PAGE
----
GLX

From Wikipedia, the free encyclopedia
Jump to: navigation, search
GLX
Original author(s) SGI
Stable release 1.4
Written in C
License SGI FreeB License[1]
Website dri.freedesktop.org/wiki/GLX
GLX and AIGLX versus direct rendering.
GLX over Utah GLX.

GLX (initialism for "OpenGL Extension to the X Window System") provides the interface connecting OpenGL and the X Window System: it enables programs wishing to use OpenGL to do so within a window provided by the X Window System.

The Linux DRI Graphic Stack in 2013

History[edit]

Silicon Graphics developed GLX as part of their effort to support OpenGL in the X Window System. In 1999 SGI released GLX under an open source license,[2] letting it being incorporated in XFree86's source code version 4.0 in 2000. From there, the code was inherited by the forked X.Org Foundation's version of the X Window System X11R6.7.0. On September 19, 2008, SGI created a new SGI FreeB License Version 2.0, which "now mirrors the free X11 license used by X.Org" and "meets the free and open source software community's widely accepted definition of 'free'".[3] As of 2011 GLX has reached version 1.4.

The first internal implementation of GLX API, called GLcore,[4] loaded a version of the software render of Mesa inside the X server and rendered the OpenGL commands in a window or pixmap. With the development of DRI, it was added the ability to use hardware accelerated OpenGL through direct contexts (primarily used by videogames). In 2006, the popularization of the nested Xgl X server and Compiz compositing window manager lead to the development of Accelerated Indirect GLX or AIGLX. AIGLX brings hardware acceleration to the GLX (indirect context) applications by loading the Mesa DRI driver inside the X server. This method enables the sharing of GL objects between X clients using indirect contexts (they all are in the same address space in the X server) and also between a X client and the compositing window manager, thus accelerating composition. In 2008 the binding in GLcore to the Mesa software render was rewritten as a DRI interface module, called swrast_dri.so, improving the coupling of Mesa and the X server. Also in the year 2008 the new DRI2 was introduced to replace DRI, and with it a new model based in the Kernel mode-setting. In 2011 started the GLAMOR project aiming to add a generic hardware accelerated 2D X driver based in OpenGL. In 2013 Adam Jackson did a major rewrite of GLX code to consolidate the diverse paths from GLAMOR, indirect rendering, ... to one unique path to OpenGL's library libGL.[5]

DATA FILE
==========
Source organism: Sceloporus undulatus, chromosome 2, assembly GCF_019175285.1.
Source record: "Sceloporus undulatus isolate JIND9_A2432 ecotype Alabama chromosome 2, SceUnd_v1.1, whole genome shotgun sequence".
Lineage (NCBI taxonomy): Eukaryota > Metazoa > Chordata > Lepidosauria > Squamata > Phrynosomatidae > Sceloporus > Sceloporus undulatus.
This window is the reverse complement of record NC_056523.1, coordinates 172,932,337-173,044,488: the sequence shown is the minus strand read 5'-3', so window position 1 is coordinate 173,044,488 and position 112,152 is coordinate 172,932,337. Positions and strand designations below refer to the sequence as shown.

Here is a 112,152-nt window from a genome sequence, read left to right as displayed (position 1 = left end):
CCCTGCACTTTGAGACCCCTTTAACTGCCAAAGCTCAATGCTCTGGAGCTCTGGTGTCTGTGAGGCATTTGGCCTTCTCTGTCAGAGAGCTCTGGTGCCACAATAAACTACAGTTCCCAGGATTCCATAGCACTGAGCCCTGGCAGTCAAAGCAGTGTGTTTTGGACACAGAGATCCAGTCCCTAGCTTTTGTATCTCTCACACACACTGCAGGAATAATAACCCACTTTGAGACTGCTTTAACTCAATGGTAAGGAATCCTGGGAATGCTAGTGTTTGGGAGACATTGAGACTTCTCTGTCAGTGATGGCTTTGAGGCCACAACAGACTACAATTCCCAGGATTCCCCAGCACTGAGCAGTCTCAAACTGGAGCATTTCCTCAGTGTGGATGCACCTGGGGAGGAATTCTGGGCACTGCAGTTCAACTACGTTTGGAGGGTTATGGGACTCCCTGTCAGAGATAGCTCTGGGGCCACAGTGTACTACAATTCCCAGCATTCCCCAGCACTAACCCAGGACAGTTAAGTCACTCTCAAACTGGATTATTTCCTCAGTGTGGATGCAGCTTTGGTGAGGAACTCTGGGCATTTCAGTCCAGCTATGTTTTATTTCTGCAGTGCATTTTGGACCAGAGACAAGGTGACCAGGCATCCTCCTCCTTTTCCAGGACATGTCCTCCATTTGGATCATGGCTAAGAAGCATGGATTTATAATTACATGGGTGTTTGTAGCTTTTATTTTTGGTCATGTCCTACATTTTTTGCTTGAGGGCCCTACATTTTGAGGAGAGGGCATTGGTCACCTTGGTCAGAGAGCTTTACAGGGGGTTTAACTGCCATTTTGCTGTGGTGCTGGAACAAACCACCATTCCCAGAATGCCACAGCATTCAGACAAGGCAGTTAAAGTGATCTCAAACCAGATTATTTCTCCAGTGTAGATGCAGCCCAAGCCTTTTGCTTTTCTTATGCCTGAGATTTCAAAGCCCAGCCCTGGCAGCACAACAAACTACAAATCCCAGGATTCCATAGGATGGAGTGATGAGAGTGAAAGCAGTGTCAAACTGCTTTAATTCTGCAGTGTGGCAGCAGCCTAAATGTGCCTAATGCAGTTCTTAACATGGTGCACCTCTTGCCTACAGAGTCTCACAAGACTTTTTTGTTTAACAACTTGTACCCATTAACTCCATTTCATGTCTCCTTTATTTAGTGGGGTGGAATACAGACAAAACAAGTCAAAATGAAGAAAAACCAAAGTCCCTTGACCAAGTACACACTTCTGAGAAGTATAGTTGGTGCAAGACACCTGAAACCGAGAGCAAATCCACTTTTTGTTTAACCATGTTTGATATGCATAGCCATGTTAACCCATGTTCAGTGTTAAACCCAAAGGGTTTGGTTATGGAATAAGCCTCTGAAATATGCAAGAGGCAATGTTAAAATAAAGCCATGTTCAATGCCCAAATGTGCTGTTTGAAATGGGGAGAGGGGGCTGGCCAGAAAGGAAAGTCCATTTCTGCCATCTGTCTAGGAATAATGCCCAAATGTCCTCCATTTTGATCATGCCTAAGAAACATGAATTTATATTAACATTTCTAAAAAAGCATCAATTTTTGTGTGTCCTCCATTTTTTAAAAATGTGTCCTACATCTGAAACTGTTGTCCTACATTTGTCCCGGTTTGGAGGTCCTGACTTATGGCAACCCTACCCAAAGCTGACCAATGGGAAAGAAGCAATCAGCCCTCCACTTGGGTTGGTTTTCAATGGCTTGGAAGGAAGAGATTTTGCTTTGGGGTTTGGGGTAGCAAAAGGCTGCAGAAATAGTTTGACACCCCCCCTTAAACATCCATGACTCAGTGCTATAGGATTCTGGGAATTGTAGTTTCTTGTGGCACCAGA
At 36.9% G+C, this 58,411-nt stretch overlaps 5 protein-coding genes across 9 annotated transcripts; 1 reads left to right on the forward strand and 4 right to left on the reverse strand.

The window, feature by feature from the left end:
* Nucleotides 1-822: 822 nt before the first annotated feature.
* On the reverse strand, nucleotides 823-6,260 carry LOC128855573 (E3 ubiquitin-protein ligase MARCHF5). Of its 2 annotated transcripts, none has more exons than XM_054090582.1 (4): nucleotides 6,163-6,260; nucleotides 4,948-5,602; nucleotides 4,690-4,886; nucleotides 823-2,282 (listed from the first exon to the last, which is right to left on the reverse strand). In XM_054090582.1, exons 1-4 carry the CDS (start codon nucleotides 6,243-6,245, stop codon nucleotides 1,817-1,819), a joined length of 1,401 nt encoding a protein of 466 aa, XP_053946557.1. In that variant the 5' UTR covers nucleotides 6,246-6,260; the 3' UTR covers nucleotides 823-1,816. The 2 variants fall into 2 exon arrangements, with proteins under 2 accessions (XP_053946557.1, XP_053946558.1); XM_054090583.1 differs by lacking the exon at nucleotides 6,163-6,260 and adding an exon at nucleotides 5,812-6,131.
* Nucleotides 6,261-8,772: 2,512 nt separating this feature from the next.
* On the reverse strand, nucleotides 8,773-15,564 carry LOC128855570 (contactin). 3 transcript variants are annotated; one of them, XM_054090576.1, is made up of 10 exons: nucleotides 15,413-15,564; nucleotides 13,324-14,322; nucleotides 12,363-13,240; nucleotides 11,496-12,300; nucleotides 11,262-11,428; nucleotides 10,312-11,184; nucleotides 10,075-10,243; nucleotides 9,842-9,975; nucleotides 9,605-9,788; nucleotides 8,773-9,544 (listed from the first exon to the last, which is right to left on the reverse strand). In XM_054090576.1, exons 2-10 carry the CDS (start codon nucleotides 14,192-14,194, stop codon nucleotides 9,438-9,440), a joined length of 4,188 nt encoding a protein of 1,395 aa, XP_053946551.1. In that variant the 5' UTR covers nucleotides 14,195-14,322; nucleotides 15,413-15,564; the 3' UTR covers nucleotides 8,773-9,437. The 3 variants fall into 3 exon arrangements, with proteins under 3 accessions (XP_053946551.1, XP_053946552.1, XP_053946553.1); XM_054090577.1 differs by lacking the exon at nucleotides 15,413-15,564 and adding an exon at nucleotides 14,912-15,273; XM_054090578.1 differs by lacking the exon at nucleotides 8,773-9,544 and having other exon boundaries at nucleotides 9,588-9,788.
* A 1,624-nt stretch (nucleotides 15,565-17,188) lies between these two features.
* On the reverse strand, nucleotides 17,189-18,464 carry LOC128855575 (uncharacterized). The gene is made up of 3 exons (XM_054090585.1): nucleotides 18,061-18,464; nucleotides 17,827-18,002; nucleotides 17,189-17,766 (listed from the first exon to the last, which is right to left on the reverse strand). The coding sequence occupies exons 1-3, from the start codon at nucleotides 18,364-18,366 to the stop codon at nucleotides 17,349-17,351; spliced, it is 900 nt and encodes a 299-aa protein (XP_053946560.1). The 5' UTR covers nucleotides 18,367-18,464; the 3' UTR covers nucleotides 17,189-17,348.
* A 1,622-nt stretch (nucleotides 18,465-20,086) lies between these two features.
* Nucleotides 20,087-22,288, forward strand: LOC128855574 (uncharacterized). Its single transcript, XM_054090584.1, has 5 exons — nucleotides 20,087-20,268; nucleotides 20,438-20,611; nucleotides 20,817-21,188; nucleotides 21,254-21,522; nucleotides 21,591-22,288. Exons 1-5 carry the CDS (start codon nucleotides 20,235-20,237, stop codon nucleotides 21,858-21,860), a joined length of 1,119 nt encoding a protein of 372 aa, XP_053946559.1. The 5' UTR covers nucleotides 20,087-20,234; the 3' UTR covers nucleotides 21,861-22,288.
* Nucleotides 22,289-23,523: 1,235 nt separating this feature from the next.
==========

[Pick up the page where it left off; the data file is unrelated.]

Features[edit]

GLX demo (glxgears) included with X11

GLX consists of three parts:

  1. An API that provides OpenGL functions to an X Window System application.
  2. An extension of the X protocol, which allows the client (the OpenGL application) to send 3D rendering commands to the X server (the software responsible for the display). The client and server software may run on different computers.
  3. An extension of the X server that receives the rendering commands from the client and passes them on to the installed OpenGL library

If client and server are running on the same computer and an accelerated 3D graphics card using a suitable driver is available, the former two components can be bypassed by DRI. In this case, the client application is then allowed to directly access the video hardware through several API layers.

Implementations[edit]

See also[edit]

  • WGL – the equivalent Microsoft Windows interface to OpenGL
  • CGL – the equivalent Mac OS X interface to OpenGL
  • EGL – a similar cross-platform interface between OpenGL ES or VG and the underlying native platform window system
  • GLUT – library of utilities for OpenGL programs

References[edit]

  1. ^ http://oss.sgi.com/projects/FreeB/
  2. ^ "SGI Open Source Project List: OpenGL® Sample Implementation". Silicon Graphics International. Retrieved 5 February 2014. 
  3. ^ SGI Further Opens Its OpenGL Contributions
  4. ^ "DRI - GLcore". FreeDesktop. Retrieved 5 February 2014. 
  5. ^ Jackson, Adam. "Rewriting GLX To Rewrite X". Linux.conf Australia. Retrieved 7 February 2014. 

External links[edit]